• It came up when me being a photog came up. She showed me the pictures and I was blown away, especially after learning of the price.

      I’m kinda nosing in, we talked about what they can do, if anything… turns out not to be worth it.
      I’m going to try to get some cute shots of them so it doesn’t ring so badly in their memories. I know a few other friends that are getting married and I’d like to know how to deal with it in case it comes up with them.

    • @ Karrie: “give them a chance to fix and or make it as right as they can” you mean like that guy that wanted his wedding re-shoot even after he got the divorce and the ex was in Russia? hahahah no, you cannot do that with a wedding, that is the whole point!

      • There is still things you can do to re edit them. Not use HDR, and try to correct some of the lens distortion from the fish eye in order to get more “normal” looking pictures.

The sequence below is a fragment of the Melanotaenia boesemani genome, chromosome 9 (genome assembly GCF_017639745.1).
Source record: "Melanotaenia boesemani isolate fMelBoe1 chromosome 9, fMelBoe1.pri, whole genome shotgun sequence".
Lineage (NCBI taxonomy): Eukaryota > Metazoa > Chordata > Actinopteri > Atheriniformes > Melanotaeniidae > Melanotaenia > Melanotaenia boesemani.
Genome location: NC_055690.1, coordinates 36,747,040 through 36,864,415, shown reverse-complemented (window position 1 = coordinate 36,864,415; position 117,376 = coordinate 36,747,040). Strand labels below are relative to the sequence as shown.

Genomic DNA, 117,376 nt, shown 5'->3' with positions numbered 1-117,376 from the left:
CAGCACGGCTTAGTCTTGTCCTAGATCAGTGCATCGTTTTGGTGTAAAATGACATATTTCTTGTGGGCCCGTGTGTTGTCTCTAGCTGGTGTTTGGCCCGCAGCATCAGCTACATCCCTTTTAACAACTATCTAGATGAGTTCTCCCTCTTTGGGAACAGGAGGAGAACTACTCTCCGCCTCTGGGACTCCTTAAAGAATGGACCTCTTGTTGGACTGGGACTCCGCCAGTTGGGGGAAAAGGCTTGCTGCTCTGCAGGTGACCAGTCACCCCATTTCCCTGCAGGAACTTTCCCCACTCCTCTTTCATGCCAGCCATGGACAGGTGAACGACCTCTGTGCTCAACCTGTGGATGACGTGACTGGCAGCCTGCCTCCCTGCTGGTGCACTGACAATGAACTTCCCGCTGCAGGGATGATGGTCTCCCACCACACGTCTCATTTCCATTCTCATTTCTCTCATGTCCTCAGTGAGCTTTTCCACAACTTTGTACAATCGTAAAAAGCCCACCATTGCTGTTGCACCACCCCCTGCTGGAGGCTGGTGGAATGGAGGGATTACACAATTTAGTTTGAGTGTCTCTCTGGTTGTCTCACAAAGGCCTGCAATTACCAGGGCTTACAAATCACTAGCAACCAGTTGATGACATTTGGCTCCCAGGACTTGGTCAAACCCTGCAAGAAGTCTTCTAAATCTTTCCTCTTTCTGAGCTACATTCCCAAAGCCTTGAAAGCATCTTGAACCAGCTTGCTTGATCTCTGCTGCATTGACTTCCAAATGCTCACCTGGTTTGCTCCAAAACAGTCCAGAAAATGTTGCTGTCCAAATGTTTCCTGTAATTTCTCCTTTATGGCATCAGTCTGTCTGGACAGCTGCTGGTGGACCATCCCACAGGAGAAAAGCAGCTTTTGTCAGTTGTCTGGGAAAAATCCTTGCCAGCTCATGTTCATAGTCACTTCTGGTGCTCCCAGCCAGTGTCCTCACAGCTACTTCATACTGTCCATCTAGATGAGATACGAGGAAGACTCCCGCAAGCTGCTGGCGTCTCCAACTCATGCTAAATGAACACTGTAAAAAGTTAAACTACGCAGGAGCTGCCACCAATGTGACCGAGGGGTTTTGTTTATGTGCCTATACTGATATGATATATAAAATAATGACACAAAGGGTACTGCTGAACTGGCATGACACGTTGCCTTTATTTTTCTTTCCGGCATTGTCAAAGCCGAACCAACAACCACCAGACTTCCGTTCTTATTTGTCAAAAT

• You’re entirely too pissy for this type of site…

  4. Casey Wood

    That’s terrible!! Unfortunatly, there is proberly not alot you, or your friends can do other than ask for a refund and possibly take it legally of you get no response as you may be able to go the photographer on false advertising or something of the sort!!

    Wedding photos are so very important and I would normally suggest to shop around and don’t be too focused on price – their are other things you can go cheaper on so you can afford the best for you money!! It’s the one thing you get to keep from your day!!

    I’ve had clients come through my business who were disappointed with their wedding shots and I’ve gotten a make-up artist and hair dresser into my studio and we’ve gone and re-created their wedding shots!! Some people have just dressed up nicely – but I’ve had several clients go the whole hog and get in their wedding dress and tux!! I’d suggest to your poor friends that maybe they could look into something like that, it’s never the same and is no concelation but at least it’s something to hang on the wall!!